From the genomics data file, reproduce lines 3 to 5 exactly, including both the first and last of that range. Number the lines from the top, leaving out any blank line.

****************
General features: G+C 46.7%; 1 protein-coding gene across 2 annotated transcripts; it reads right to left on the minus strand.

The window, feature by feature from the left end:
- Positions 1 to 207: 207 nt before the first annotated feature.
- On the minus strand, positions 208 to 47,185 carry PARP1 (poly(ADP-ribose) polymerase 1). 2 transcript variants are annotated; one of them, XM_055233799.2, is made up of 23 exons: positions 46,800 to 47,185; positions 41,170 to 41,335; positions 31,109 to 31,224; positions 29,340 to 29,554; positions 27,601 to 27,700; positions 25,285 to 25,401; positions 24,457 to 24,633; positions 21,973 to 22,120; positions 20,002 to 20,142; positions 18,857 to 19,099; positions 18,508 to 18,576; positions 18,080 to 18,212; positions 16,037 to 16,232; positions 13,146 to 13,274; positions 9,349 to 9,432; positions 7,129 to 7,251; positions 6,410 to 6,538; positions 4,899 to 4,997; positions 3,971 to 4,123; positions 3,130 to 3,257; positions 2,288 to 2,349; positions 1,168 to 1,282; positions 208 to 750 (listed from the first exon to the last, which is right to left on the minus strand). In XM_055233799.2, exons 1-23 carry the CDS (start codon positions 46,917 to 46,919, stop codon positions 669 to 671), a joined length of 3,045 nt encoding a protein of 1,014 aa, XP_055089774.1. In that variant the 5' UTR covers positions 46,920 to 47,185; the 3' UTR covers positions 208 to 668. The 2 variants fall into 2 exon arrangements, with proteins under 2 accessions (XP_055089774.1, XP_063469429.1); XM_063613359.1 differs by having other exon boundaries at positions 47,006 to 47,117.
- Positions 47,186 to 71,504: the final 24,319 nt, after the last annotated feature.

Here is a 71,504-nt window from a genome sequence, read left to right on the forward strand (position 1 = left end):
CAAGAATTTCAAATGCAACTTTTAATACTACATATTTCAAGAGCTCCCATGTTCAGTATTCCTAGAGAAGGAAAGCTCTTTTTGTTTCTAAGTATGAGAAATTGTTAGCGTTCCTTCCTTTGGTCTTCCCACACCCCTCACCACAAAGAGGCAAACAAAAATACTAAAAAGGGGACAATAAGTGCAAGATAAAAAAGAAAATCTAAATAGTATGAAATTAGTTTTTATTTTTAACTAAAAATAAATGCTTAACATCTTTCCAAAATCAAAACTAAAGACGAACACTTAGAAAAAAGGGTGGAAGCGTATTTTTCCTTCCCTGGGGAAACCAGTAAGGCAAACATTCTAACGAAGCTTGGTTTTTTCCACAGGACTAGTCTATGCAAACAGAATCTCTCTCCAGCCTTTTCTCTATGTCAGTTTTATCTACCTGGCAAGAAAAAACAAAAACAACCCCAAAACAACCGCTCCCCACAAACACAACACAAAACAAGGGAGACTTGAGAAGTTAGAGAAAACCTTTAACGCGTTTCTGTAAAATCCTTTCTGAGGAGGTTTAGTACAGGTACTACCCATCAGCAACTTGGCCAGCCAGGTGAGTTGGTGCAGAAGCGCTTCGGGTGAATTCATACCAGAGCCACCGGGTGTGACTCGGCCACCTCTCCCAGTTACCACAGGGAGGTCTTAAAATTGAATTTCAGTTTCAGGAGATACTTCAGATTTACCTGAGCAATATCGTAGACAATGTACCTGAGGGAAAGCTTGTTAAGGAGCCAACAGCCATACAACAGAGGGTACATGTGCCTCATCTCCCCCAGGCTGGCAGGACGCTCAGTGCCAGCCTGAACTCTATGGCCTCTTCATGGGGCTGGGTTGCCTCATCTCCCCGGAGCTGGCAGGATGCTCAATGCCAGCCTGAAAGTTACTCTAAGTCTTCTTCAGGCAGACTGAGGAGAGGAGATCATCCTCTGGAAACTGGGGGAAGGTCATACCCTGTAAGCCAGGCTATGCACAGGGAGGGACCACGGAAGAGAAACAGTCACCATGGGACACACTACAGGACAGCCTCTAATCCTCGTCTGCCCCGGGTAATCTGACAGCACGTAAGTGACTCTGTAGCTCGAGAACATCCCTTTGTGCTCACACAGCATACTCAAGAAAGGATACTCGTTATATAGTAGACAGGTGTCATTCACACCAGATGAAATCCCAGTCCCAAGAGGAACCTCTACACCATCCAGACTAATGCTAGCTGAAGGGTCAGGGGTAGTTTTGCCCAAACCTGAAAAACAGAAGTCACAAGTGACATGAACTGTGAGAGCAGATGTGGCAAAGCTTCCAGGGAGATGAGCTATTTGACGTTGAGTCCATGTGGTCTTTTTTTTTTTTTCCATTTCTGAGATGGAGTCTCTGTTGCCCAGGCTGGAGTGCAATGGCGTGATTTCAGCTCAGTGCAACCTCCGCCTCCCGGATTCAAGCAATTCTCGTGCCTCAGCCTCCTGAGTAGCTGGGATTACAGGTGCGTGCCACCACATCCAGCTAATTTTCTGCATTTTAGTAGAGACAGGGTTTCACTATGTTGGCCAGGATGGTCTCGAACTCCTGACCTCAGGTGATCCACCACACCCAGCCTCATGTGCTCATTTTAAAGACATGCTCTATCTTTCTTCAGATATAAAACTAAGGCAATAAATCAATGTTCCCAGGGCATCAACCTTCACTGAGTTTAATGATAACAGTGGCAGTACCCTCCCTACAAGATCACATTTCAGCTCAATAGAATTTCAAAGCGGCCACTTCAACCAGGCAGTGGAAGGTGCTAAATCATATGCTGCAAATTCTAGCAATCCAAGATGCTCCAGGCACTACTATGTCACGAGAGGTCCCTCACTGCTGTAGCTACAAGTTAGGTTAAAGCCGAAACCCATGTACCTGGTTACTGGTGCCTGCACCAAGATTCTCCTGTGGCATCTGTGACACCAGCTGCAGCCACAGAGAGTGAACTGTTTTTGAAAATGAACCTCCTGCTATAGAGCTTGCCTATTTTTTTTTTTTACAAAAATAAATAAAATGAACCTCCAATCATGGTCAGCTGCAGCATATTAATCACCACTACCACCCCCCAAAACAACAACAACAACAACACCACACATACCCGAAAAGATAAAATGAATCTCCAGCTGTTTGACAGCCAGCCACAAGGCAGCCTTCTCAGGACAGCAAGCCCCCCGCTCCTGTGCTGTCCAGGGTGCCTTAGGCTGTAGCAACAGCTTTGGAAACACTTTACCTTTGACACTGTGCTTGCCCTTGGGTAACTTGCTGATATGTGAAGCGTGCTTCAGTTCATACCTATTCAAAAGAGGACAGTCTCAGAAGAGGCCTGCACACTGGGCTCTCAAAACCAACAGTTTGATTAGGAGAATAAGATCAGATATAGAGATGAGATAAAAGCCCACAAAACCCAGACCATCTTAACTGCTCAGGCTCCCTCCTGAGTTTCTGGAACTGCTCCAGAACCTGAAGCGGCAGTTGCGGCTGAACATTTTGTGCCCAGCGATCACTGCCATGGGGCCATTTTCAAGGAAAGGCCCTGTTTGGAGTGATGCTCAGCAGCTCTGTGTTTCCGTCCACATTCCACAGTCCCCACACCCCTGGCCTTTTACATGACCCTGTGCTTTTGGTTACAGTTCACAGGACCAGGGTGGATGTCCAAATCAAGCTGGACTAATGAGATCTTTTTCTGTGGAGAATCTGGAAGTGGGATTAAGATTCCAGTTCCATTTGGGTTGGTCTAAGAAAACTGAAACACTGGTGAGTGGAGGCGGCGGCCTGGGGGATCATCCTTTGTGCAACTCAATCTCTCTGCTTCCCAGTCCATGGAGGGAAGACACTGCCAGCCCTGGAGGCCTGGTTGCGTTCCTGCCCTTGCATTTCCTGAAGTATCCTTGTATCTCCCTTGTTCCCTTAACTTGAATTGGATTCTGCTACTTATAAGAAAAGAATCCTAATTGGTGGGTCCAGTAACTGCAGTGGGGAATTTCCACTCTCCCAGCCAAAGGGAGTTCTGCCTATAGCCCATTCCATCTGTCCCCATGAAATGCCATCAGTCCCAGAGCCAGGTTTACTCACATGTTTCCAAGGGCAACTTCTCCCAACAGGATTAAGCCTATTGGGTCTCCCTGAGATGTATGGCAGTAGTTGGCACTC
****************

- Positions 1 to 207: 207 nt before the first annotated feature.
- On the minus strand, positions 208 to 47,185 carry PARP1 (poly(ADP-ribose) polymerase 1). 2 transcript variants are annotated; one of them, XM_055233799.2, is made up of 23 exons: positions 46,800 to 47,185; positions 41,170 to 41,335; positions 31,109 to 31,224; positions 29,340 to 29,554; positions 27,601 to 27,700; positions 25,285 to 25,401; positions 24,457 to 24,633; positions 21,973 to 22,120; positions 20,002 to 20,142; positions 18,857 to 19,099; positions 18,508 to 18,576; positions 18,080 to 18,212; positions 16,037 to 16,232; positions 13,146 to 13,274; positions 9,349 to 9,432; positions 7,129 to 7,251; positions 6,410 to 6,538; positions 4,899 to 4,997; positions 3,971 to 4,123; positions 3,130 to 3,257; positions 2,288 to 2,349; positions 1,168 to 1,282; positions 208 to 750 (listed from the first exon to the last, which is right to left on the minus strand). In XM_055233799.2, exons 1-23 carry the CDS (start codon positions 46,917 to 46,919, stop codon positions 669 to 671), a joined length of 3,045 nt encoding a protein of 1,014 aa, XP_055089774.1. In that variant the 5' UTR covers positions 46,920 to 47,185; the 3' UTR covers positions 208 to 668. The 2 variants fall into 2 exon arrangements, with proteins under 2 accessions (XP_055089774.1, XP_063469429.1); XM_063613359.1 differs by having other exon boundaries at positions 47,006 to 47,117.
- Positions 47,186 to 71,504: the final 24,319 nt, after the last annotated feature.